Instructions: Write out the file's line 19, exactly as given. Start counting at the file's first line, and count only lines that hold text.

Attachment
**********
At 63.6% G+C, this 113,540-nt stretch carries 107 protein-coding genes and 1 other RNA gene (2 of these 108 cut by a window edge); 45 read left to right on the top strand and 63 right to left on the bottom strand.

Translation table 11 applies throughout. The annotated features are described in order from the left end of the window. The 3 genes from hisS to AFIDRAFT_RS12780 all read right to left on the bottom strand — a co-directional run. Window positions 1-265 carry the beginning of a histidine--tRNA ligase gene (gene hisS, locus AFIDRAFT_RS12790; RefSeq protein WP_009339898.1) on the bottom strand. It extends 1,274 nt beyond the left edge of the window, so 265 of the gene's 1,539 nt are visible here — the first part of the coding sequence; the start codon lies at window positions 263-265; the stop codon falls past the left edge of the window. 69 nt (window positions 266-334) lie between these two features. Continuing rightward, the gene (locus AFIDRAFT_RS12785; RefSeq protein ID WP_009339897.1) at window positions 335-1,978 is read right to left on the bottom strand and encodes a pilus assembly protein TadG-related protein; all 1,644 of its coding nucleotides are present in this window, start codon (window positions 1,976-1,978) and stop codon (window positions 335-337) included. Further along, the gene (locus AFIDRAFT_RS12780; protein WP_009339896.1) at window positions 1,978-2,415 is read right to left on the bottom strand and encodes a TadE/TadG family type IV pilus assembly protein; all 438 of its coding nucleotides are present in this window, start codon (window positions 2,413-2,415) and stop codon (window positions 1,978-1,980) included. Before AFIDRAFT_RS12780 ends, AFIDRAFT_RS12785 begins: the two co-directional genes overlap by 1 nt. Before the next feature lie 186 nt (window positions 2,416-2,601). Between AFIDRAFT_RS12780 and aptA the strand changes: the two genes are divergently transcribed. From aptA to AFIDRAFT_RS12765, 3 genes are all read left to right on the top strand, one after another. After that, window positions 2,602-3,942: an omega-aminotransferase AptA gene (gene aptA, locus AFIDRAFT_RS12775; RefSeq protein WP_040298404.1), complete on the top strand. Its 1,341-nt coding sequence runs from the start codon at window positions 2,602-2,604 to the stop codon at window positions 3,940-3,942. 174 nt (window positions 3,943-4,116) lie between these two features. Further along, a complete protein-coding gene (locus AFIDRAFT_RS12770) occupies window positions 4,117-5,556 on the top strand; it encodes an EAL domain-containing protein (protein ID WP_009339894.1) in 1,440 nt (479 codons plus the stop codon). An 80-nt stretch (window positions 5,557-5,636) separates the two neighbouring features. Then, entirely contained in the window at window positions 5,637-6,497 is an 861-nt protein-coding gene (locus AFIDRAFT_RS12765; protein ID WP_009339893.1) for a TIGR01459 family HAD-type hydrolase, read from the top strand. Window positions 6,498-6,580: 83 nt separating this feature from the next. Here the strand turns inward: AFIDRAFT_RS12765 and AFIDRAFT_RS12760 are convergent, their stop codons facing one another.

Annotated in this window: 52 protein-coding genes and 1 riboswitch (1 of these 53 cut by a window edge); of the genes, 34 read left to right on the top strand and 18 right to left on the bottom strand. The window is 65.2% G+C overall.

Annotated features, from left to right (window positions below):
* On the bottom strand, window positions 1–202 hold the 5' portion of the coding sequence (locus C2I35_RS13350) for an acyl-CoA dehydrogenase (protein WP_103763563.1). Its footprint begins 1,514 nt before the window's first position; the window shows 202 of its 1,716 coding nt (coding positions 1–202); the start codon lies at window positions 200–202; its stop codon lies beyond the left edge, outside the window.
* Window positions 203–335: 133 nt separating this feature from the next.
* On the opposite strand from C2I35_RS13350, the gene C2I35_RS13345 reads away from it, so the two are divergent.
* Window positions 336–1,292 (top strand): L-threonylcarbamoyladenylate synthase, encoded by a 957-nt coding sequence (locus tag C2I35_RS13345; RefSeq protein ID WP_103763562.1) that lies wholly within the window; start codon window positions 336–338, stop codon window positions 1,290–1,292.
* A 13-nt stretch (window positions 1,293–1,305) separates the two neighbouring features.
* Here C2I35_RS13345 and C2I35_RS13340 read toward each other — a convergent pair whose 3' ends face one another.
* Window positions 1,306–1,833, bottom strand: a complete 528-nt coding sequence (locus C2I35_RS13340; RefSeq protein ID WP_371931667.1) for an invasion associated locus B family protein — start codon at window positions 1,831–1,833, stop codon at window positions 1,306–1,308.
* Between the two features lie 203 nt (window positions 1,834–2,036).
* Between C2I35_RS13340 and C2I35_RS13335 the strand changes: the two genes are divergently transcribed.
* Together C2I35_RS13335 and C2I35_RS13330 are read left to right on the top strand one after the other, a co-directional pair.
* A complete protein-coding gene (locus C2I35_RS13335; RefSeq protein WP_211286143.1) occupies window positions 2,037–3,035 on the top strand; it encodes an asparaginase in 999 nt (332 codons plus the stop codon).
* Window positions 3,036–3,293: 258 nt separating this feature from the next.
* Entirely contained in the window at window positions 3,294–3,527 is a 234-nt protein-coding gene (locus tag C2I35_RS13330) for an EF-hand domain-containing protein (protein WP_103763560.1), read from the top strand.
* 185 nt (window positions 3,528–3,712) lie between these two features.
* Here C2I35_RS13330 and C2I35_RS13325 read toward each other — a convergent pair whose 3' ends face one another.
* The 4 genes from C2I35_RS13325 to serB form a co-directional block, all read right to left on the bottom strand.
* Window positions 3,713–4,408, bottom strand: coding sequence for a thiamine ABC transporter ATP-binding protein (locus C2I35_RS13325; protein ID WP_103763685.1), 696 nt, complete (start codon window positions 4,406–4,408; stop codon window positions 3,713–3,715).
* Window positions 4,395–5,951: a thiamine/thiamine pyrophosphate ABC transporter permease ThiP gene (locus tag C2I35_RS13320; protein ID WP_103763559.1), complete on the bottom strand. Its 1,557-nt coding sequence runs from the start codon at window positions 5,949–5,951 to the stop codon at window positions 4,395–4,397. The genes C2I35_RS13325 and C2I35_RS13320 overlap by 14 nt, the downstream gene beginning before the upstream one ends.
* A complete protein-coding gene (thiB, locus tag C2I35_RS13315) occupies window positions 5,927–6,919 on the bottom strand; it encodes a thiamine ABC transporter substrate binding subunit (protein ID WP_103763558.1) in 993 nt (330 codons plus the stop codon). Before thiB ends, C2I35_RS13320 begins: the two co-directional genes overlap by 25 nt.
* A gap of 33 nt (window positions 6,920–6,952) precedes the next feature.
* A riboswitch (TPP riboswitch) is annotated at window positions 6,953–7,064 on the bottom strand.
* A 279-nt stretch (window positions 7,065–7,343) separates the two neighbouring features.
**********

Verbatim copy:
* Here C2I35_RS13330 and C2I35_RS13325 read toward each other — a convergent pair whose 3' ends face one another.